How then to meet this summer-time peak? Utilities must have what are called peaking plants to use a few hours here, a few hours there: 32 percent of generation assets are used just 5.9 percent of the time.
Nationally, this adds up to a lot of investment, about one gigawatt of generating capacity. That’s about what a large coal-fired power plant complex can generate, but just 120 hours a year.
What if you can store energy for those hot, summer afternoons? With more cost effective storage, that’s probably what more and more people will do. Seba estimated that the cost of storing a day’s worth of energy for a home by 2020 or so will be just $1.20 per day.
But you won’t need to store energy for a full day to disrupt the business model of a typical utility. Just 4 to 6 hours of storage will do.
This has profound ramifications to our centralized energy system. Tesla is now powering one island in the Pacific Ocean called Ta’u with 1.4 megawatts of solar capacity backed up by 6 megawatts of storage capacity delivered by Tesla’s SolarCity.
Electric vehicles will be a second major disruptor. EV’s were always compelling because electric motors are five times more energy efficient than an internal-combustion engine that burns gas or diesel. Those engines are only 17 to 21 percent efficient. Most of the energy is dissipated as waste. Electrical motors are 90 to 95 percent efficient.
This means vast saving in fuel costs. Citing “Consumer Reports,” Seba said that an electric Jeep Liberty will save $15,000 in fuel costs during five years as compared to a Jeep Liberty that burns gas.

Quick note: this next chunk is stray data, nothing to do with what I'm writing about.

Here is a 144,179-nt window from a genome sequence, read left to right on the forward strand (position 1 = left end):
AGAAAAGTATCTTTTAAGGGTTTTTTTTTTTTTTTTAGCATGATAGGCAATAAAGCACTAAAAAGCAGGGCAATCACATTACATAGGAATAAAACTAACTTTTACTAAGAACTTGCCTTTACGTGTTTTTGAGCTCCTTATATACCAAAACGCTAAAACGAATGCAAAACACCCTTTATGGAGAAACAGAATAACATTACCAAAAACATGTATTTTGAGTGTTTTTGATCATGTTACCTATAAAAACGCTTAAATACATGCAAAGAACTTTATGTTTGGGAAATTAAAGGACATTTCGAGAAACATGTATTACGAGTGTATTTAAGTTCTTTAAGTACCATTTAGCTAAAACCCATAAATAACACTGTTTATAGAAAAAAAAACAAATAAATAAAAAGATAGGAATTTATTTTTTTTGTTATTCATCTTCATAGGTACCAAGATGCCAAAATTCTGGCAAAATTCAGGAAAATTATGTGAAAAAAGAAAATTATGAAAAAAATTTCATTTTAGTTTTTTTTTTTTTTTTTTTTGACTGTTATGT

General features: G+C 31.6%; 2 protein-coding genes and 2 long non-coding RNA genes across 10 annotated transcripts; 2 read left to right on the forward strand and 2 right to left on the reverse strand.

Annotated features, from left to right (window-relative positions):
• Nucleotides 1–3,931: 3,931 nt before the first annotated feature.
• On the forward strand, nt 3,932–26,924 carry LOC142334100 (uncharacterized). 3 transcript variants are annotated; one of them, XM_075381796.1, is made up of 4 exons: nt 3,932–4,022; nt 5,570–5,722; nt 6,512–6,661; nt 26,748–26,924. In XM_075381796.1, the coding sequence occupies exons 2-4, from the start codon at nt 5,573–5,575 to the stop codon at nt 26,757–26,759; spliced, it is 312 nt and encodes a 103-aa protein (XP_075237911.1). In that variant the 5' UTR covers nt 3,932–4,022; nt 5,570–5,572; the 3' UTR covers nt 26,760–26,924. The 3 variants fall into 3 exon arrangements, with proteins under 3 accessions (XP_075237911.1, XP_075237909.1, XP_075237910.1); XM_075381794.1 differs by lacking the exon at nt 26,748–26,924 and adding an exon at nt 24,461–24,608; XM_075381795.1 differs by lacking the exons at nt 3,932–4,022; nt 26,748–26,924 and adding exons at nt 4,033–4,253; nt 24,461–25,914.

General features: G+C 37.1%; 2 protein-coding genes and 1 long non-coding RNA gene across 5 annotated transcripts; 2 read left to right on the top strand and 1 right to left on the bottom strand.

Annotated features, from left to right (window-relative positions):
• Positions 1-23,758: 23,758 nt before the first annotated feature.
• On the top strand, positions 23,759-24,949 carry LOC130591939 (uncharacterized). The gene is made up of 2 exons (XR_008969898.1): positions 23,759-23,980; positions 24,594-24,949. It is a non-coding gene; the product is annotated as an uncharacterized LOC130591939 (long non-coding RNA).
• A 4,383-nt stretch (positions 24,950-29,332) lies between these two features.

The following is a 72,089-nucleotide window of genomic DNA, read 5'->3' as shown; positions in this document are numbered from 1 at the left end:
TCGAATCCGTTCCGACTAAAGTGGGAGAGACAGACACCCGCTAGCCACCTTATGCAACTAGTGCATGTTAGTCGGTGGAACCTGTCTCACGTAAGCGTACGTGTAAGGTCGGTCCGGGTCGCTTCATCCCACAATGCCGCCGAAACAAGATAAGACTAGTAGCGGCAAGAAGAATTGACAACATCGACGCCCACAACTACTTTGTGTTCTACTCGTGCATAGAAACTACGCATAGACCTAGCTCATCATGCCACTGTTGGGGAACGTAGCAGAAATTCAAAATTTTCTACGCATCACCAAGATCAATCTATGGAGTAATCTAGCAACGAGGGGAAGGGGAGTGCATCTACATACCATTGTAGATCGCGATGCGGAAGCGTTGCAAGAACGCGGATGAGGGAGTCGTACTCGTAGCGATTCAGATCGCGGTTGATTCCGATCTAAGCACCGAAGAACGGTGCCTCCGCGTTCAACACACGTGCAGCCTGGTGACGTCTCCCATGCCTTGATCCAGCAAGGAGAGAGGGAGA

Maintenance costs will be less for EVs. They have 18 moving parts, compared to more than 2,000 moving parts in an internal combustion engine. The power train for an EV can go 500,000 miles and maybe even a million miles, as Tesla and other manufactures are saying.
EVs will be 10 times less expensive to maintain.
The big drawback on EVs—other than issues of range—has been the up-front cost. Now that is disappearing. “By 2020, you will have $22,000 electric vehicles without subsidies,” he said.
Autonomous vehicles are a third major disruptor arriving, very, very soon. Seba said 33 companies are investing in self-driving vehicles. Elon Musk has said there will be a self-driving car that will travel from California to New York without anybody touching the controls by December 2017.
Again, there is a cost curve that matters. Self-driving cars depend upon technology mounted on the car that maintains a 360-view of the surroundings. In 2010, that LIDAR cost $70,000. By 2016, it was down to $250. This cost reduction is in line with dramatic cost declines and reduced power requirements for computing. Seba said those reductions will continue.
Autonomous vehicles are computers on wheels, Seba said. “Essentially, $2,000 of equipment can make your car self-driving,” he said.